Le cinesi

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Le cinesi (The Chinese Women) is an opera in one act, with music composed by Christoph Willibald Gluck. The Italian-language libretto was by Pietro Metastasio, and he described it as a componimento drammatico. This libretto had first been set by Antonio Caldara in 1735. For Gluck's rework, the piece is often considered as an azione teatrale, even though Metastasio and the composer both retained the original designation. The work was first performed for the Austrian royal family at the Schloss Hof on 24 September 1754, on the occasion of the visit of the Empress Maria Theresa to the household of Saxe-Hildburghausen.[1]

Max Loppert has commented on Gluck's relationship with the Austrian royal family and its bearings on this work.[2] The work has also been characterized as a satire on then-contemporary opera conventions.[1][3]

Roles[edit]

Role Voice type Premiere Cast, 24 September 1754
(Conductor: - )
Lisinga contralto Vittoria Tesi
Silango tenor Joseph Friebert
Sivene soprano Theresia Heinisch
Tangia contralto Katharina Starzer

Synopsis[edit]

The Chinese women of the title are Lisinga and her two friends, Tangia and Sivene. The only other character is Lisinga’s brother Silango, who has just returned from Europe. To entertain him, they perform arias in contrasting styles:

  • Lisinga sings a tragic scena, as the character of Andromache.
  • Sivene and Silango sing a pastoral duet as shepherdess and shepherd, respectively. The two already share romantic feelings towards each other.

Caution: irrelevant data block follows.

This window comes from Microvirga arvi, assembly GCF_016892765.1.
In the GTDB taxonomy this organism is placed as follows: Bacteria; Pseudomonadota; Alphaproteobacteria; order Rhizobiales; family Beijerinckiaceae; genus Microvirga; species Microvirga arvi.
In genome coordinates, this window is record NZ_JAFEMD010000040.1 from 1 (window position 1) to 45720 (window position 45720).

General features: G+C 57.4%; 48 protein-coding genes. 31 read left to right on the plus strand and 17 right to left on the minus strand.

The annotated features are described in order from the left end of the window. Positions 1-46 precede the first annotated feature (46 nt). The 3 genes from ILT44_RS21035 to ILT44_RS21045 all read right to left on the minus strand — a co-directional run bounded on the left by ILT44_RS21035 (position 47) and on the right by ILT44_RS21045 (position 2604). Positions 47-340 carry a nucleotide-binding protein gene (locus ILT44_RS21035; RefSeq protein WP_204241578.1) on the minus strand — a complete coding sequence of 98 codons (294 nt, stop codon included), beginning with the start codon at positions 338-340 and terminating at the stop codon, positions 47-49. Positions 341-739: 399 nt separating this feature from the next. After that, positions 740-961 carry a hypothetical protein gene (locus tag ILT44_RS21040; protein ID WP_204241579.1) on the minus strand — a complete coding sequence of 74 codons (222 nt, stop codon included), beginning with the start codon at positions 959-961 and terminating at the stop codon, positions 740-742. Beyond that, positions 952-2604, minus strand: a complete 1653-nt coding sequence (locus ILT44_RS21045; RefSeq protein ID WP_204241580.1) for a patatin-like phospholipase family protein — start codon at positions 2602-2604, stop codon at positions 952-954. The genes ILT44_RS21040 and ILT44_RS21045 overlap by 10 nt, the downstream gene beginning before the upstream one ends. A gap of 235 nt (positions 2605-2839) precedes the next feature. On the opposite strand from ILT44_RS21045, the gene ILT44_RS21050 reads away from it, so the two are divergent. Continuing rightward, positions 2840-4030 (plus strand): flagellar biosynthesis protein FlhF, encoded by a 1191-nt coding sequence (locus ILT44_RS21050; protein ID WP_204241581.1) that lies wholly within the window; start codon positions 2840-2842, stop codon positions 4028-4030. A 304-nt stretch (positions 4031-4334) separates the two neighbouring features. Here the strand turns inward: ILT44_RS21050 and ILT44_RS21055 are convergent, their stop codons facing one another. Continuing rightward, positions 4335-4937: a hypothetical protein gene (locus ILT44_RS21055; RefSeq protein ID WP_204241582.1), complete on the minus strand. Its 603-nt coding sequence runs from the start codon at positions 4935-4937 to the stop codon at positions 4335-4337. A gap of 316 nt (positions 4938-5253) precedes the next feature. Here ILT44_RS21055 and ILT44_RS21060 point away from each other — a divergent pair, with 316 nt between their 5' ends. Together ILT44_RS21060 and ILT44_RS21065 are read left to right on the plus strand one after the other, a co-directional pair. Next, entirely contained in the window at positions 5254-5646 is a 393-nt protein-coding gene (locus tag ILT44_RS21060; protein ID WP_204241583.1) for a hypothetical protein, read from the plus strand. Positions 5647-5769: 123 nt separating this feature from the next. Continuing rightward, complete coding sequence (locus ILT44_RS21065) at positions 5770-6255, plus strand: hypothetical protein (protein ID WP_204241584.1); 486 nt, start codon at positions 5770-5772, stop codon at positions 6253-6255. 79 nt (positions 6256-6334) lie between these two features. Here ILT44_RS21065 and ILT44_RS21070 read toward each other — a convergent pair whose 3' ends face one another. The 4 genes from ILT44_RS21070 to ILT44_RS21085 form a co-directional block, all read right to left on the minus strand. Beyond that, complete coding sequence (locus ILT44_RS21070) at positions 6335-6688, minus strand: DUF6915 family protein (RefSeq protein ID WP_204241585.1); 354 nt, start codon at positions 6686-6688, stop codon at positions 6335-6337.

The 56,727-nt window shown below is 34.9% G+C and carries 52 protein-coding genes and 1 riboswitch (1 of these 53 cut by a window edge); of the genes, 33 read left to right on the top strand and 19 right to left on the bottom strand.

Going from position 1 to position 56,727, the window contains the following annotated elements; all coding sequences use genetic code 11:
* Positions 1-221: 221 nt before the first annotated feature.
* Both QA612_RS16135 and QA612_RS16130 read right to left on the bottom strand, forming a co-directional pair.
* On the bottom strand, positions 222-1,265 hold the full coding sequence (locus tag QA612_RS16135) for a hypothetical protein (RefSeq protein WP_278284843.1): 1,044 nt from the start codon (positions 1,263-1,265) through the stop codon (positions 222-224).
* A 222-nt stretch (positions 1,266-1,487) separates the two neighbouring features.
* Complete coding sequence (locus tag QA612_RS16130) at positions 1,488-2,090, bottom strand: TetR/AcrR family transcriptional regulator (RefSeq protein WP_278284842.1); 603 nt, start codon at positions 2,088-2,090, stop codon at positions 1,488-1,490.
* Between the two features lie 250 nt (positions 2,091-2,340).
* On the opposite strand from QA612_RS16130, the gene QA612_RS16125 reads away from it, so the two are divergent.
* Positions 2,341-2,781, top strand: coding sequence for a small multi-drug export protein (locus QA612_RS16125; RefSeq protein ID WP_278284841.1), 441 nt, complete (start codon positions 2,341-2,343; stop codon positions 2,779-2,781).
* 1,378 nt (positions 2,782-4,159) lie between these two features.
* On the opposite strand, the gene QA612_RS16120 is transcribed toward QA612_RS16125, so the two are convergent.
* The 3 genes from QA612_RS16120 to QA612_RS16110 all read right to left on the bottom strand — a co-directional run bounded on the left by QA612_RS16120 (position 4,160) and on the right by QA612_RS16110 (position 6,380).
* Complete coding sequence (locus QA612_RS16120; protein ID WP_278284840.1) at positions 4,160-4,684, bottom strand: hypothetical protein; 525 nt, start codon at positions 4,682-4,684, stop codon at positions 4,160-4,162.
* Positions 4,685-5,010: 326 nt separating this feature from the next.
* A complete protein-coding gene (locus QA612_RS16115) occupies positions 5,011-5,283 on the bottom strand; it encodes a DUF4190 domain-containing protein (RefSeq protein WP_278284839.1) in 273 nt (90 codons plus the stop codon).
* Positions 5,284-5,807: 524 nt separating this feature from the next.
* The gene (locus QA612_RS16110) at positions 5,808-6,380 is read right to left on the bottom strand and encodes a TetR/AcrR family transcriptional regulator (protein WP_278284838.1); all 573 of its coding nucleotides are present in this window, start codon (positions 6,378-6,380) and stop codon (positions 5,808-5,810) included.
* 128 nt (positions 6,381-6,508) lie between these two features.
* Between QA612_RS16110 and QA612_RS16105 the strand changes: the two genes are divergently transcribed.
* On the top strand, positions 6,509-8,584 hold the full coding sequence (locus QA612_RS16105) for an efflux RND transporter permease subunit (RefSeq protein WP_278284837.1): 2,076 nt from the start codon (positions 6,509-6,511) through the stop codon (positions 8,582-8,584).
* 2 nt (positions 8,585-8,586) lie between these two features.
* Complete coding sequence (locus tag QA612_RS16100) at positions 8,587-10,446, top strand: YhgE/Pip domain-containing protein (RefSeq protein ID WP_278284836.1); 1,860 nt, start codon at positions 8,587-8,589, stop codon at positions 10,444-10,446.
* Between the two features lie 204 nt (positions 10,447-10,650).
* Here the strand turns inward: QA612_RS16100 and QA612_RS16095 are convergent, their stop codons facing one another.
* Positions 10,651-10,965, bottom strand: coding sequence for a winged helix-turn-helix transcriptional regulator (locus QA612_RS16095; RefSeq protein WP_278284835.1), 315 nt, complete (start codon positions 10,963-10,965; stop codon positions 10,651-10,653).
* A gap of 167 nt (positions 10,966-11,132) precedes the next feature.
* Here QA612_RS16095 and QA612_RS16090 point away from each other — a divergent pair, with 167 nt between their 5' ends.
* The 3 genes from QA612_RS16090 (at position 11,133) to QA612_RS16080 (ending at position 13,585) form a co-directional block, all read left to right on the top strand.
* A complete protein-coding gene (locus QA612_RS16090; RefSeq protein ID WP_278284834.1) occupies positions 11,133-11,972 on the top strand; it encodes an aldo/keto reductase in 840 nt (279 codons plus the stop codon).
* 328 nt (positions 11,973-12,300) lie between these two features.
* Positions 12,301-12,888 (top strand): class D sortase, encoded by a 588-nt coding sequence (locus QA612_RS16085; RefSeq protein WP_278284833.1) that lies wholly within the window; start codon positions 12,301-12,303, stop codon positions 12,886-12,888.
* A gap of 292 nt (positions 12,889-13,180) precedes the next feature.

• Tangia, who is envious of Silango's affection towards Sivene, sings a comic aria that pokes fun at a young Parisian dandy standing before a mirror, and thus indirectly satirising Sivene.

The characters agree that each style has its drawbacks. The opera concludes with a ballet, The Judgment of Paris, sung as a vocal quartet.

Recordings[edit]

  • Deutsche Harmonia Mundi EL 16 9575 1: Isabelle Poulenard, Gloria Banditelli, Anne Sofie von Otter, Guy de Mey; Orchestra of the Schola Cantorum Basiliensis; René Jacobs, conductor[4]

References[edit]

  1. ^ a b Howard, Patricia, "Music in London: Opera - Le cinesi" (September 1984). The Musical Times, 125 (1699): pp. 515-517.
  2. ^ Loppert, Max, "Gluck's Chinese Ladies: An Introduction" (June 1984). The Musical Times, 125 (1696): pp. 321-323, 325.
  3. ^ Monelle, Raymond, Review of Les Fêtes théâtrales de Métastase à la cour de Vienne (1731-1767) by Jacques Joly (January 1980). Music & Letters, 61 (1): pp. 113-114.
  4. ^ Rushton, Julian, Review of recording of Le Cinesi (May 1987). Early Music, 15 (2): pp. 297-298.

External links[edit]